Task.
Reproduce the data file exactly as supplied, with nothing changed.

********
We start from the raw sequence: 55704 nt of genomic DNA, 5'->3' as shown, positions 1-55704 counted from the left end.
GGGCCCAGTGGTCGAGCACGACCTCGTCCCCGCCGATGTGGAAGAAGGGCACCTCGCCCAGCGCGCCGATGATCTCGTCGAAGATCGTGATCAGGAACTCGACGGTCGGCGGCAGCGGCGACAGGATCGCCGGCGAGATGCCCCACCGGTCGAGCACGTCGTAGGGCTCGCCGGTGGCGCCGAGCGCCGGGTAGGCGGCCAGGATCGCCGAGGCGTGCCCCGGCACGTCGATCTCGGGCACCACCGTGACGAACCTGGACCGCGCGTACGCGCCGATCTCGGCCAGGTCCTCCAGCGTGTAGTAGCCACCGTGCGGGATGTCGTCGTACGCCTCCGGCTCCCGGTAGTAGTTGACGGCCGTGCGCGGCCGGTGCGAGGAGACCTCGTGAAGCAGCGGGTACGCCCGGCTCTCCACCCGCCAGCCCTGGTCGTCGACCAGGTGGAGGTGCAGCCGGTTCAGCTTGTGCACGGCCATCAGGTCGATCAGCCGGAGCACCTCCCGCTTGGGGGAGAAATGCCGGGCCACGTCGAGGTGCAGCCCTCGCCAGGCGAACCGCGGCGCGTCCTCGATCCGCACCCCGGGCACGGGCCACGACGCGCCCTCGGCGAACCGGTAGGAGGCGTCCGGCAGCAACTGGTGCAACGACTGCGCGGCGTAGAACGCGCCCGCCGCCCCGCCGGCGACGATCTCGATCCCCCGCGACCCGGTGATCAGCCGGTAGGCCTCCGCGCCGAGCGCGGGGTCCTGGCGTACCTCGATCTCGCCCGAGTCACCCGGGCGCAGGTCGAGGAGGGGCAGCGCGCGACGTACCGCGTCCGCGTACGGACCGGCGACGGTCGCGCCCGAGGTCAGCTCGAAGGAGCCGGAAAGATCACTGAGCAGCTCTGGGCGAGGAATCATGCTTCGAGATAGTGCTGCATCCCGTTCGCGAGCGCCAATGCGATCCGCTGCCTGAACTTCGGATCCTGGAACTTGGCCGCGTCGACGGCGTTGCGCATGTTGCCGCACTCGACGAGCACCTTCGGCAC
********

We start from the raw sequence: 55704 nt of genomic DNA, 5'->3' as shown, positions 1-55704 counted from the left end.
GGGCCCAGTGGTCGAGCACGACCTCGTCCCCGCCGATGTGGAAGAAGGGCACCTCGCCCAGCGCGCCGATGATCTCGTCGAAGATCGTGATCAGGAACTCGACGGTCGGCGGCAGCGGCGACAGGATCGCCGGCGAGATGCCCCACCGGTCGAGCACGTCGTAGGGCTCGCCGGTGGCGCCGAGCGCCGGGTAGGCGGCCAGGATCGCCGAGGCGTGCCCCGGCACGTCGATCTCGGGCACCACCGTGACGAACCTGGACCGCGCGTACGCGCCGATCTCGGCCAGGTCCTCCAGCGTGTAGTAGCCACCGTGCGGGATGTCGTCGTACGCCTCCGGCTCCCGGTAGTAGTTGACGGCCGTGCGCGGCCGGTGCGAGGAGACCTCGTGAAGCAGCGGGTACGCCCGGCTCTCCACCCGCCAGCCCTGGTCGTCGACCAGGTGGAGGTGCAGCCGGTTCAGCTTGTGCACGGCCATCAGGTCGATCAGCCGGAGCACCTCCCGCTTGGGGGAGAAATGCCGGGCCACGTCGAGGTGCAGCCCTCGCCAGGCGAACCGCGGCGCGTCCTCGATCCGCACCCCGGGCACGGGCCACGACGCGCCCTCGGCGAACCGGTAGGAGGCGTCCGGCAGCAACTGGTGCAACGACTGCGCGGCGTAGAACGCGCCCGCCGCCCCGCCGGCGACGATCTCGATCCCCCGCGACCCGGTGATCAGCCGGTAGGCCTCCGCGCCGAGCGCGGGGTCCTGGCGTACCTCGATCTCGCCCGAGTCACCCGGGCGCAGGTCGAGGAGGGGCAGCGCGCGACGTACCGCGTCCGCGTACGGACCGGCGACGGTCGCGCCCGAGGTCAGCTCGAAGGAGCCGGAAAGATCACTGAGCAGCTCTGGGCGAGGAATCATGCTTCGAGATAGTGCTGCATCCCGTTCGCGAGCGCCAATGCGATCCGCTGCCTGAACTTCGGATCCTGGAACTTGGCCGCGTCGACGGCGTTGCGCATGTTGCCGCACTCGACGAGCACCTTCGGCAC